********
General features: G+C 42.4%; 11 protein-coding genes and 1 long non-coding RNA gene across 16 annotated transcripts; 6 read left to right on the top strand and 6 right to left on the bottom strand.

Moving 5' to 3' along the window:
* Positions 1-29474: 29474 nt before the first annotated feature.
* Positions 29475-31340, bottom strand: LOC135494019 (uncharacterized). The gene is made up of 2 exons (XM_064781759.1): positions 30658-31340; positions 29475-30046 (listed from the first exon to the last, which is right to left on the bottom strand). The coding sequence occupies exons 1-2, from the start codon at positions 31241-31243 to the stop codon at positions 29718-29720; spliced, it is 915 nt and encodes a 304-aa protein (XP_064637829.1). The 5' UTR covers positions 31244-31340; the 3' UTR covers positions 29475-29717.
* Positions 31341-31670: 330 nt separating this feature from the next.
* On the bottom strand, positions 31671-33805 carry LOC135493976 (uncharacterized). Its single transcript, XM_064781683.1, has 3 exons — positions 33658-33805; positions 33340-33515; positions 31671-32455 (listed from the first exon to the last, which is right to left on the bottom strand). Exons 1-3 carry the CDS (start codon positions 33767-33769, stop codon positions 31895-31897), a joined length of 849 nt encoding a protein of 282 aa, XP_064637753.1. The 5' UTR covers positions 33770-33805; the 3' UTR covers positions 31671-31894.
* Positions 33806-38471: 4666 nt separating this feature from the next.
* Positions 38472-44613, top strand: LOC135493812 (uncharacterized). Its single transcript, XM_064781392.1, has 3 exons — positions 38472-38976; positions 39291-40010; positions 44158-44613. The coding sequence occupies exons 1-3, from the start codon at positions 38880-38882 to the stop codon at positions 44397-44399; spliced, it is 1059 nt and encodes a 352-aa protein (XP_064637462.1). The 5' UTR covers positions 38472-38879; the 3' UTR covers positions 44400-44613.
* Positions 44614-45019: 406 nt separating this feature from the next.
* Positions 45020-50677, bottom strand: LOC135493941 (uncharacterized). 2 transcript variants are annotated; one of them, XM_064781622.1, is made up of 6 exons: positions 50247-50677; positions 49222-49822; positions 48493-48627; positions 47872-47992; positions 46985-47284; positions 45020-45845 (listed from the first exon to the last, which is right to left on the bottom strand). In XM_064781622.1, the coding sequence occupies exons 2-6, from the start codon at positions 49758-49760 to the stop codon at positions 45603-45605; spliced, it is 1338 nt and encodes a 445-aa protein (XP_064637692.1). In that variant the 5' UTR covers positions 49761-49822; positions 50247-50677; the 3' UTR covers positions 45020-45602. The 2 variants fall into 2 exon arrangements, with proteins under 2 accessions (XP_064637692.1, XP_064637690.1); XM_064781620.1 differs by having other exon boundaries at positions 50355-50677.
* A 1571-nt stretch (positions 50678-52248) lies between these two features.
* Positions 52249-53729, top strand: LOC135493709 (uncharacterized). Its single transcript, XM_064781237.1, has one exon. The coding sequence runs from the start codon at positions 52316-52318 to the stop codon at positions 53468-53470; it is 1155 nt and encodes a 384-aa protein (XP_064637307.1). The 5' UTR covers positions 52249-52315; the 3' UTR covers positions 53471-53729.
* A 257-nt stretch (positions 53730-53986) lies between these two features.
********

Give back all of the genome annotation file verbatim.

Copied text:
General features: G+C 42.4%; 11 protein-coding genes and 1 long non-coding RNA gene across 16 annotated transcripts; 6 read left to right on the top strand and 6 right to left on the bottom strand.

Moving 5' to 3' along the window:
* Positions 1-29474: 29474 nt before the first annotated feature.
* Positions 29475-31340, bottom strand: LOC135494019 (uncharacterized). The gene is made up of 2 exons (XM_064781759.1): positions 30658-31340; positions 29475-30046 (listed from the first exon to the last, which is right to left on the bottom strand). The coding sequence occupies exons 1-2, from the start codon at positions 31241-31243 to the stop codon at positions 29718-29720; spliced, it is 915 nt and encodes a 304-aa protein (XP_064637829.1). The 5' UTR covers positions 31244-31340; the 3' UTR covers positions 29475-29717.
* Positions 31341-31670: 330 nt separating this feature from the next.
* On the bottom strand, positions 31671-33805 carry LOC135493976 (uncharacterized). Its single transcript, XM_064781683.1, has 3 exons — positions 33658-33805; positions 33340-33515; positions 31671-32455 (listed from the first exon to the last, which is right to left on the bottom strand). Exons 1-3 carry the CDS (start codon positions 33767-33769, stop codon positions 31895-31897), a joined length of 849 nt encoding a protein of 282 aa, XP_064637753.1. The 5' UTR covers positions 33770-33805; the 3' UTR covers positions 31671-31894.
* Positions 33806-38471: 4666 nt separating this feature from the next.
* Positions 38472-44613, top strand: LOC135493812 (uncharacterized). Its single transcript, XM_064781392.1, has 3 exons — positions 38472-38976; positions 39291-40010; positions 44158-44613. The coding sequence occupies exons 1-3, from the start codon at positions 38880-38882 to the stop codon at positions 44397-44399; spliced, it is 1059 nt and encodes a 352-aa protein (XP_064637462.1). The 5' UTR covers positions 38472-38879; the 3' UTR covers positions 44400-44613.
* Positions 44614-45019: 406 nt separating this feature from the next.
* Positions 45020-50677, bottom strand: LOC135493941 (uncharacterized). 2 transcript variants are annotated; one of them, XM_064781622.1, is made up of 6 exons: positions 50247-50677; positions 49222-49822; positions 48493-48627; positions 47872-47992; positions 46985-47284; positions 45020-45845 (listed from the first exon to the last, which is right to left on the bottom strand). In XM_064781622.1, the coding sequence occupies exons 2-6, from the start codon at positions 49758-49760 to the stop codon at positions 45603-45605; spliced, it is 1338 nt and encodes a 445-aa protein (XP_064637692.1). In that variant the 5' UTR covers positions 49761-49822; positions 50247-50677; the 3' UTR covers positions 45020-45602. The 2 variants fall into 2 exon arrangements, with proteins under 2 accessions (XP_064637692.1, XP_064637690.1); XM_064781620.1 differs by having other exon boundaries at positions 50355-50677.
* A 1571-nt stretch (positions 50678-52248) lies between these two features.
* Positions 52249-53729, top strand: LOC135493709 (uncharacterized). Its single transcript, XM_064781237.1, has one exon. The coding sequence runs from the start codon at positions 52316-52318 to the stop codon at positions 53468-53470; it is 1155 nt and encodes a 384-aa protein (XP_064637307.1). The 5' UTR covers positions 52249-52315; the 3' UTR covers positions 53471-53729.
* A 257-nt stretch (positions 53730-53986) lies between these two features.